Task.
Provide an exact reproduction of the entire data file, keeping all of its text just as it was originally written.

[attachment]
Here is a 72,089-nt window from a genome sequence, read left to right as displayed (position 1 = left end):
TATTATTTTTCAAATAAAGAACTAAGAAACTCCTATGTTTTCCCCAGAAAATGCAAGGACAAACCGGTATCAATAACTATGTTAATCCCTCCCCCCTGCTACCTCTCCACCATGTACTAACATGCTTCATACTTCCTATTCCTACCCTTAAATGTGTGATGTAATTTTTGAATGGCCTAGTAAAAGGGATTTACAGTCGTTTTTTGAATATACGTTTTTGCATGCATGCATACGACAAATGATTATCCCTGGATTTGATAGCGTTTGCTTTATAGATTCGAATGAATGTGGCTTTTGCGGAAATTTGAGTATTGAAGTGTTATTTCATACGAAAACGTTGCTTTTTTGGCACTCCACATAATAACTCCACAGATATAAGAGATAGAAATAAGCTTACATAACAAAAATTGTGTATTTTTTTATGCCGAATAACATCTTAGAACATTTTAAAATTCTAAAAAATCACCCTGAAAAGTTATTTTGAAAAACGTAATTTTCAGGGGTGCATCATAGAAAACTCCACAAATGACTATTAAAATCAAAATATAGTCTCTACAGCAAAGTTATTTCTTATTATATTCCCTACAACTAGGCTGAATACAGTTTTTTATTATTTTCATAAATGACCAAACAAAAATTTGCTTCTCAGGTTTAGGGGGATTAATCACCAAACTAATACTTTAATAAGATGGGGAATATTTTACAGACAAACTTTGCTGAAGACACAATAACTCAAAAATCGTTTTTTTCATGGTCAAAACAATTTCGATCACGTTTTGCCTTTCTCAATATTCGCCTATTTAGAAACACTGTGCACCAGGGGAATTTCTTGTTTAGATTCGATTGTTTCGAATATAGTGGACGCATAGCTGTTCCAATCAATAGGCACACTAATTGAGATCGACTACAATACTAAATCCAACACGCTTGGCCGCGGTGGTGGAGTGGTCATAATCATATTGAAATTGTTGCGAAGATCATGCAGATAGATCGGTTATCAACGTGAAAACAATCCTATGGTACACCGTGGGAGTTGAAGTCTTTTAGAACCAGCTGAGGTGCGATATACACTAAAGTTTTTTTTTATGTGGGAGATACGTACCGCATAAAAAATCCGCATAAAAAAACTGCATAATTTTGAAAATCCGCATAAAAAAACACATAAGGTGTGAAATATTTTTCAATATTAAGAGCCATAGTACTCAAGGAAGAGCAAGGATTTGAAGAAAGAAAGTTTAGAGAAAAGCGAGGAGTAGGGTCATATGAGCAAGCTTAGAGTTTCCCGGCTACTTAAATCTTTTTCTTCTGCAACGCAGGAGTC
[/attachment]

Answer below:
Here is a 72,089-nt window from a genome sequence, read left to right as displayed (position 1 = left end):
TATTATTTTTCAAATAAAGAACTAAGAAACTCCTATGTTTTCCCCAGAAAATGCAAGGACAAACCGGTATCAATAACTATGTTAATCCCTCCCCCCTGCTACCTCTCCACCATGTACTAACATGCTTCATACTTCCTATTCCTACCCTTAAATGTGTGATGTAATTTTTGAATGGCCTAGTAAAAGGGATTTACAGTCGTTTTTTGAATATACGTTTTTGCATGCATGCATACGACAAATGATTATCCCTGGATTTGATAGCGTTTGCTTTATAGATTCGAATGAATGTGGCTTTTGCGGAAATTTGAGTATTGAAGTGTTATTTCATACGAAAACGTTGCTTTTTTGGCACTCCACATAATAACTCCACAGATATAAGAGATAGAAATAAGCTTACATAACAAAAATTGTGTATTTTTTTATGCCGAATAACATCTTAGAACATTTTAAAATTCTAAAAAATCACCCTGAAAAGTTATTTTGAAAAACGTAATTTTCAGGGGTGCATCATAGAAAACTCCACAAATGACTATTAAAATCAAAATATAGTCTCTACAGCAAAGTTATTTCTTATTATATTCCCTACAACTAGGCTGAATACAGTTTTTTATTATTTTCATAAATGACCAAACAAAAATTTGCTTCTCAGGTTTAGGGGGATTAATCACCAAACTAATACTTTAATAAGATGGGGAATATTTTACAGACAAACTTTGCTGAAGACACAATAACTCAAAAATCGTTTTTTTCATGGTCAAAACAATTTCGATCACGTTTTGCCTTTCTCAATATTCGCCTATTTAGAAACACTGTGCACCAGGGGAATTTCTTGTTTAGATTCGATTGTTTCGAATATAGTGGACGCATAGCTGTTCCAATCAATAGGCACACTAATTGAGATCGACTACAATACTAAATCCAACACGCTTGGCCGCGGTGGTGGAGTGGTCATAATCATATTGAAATTGTTGCGAAGATCATGCAGATAGATCGGTTATCAACGTGAAAACAATCCTATGGTACACCGTGGGAGTTGAAGTCTTTTAGAACCAGCTGAGGTGCGATATACACTAAAGTTTTTTTTTATGTGGGAGATACGTACCGCATAAAAAATCCGCATAAAAAAACTGCATAATTTTGAAAATCCGCATAAAAAAACACATAAGGTGTGAAATATTTTTCAATATTAAGAGCCATAGTACTCAAGGAAGAGCAAGGATTTGAAGAAAGAAAGTTTAGAGAAAAGCGAGGAGTAGGGTCATATGAGCAAGCTTAGAGTTTCCCGGCTACTTAAATCTTTTTCTTCTGCAACGCAGGAGTC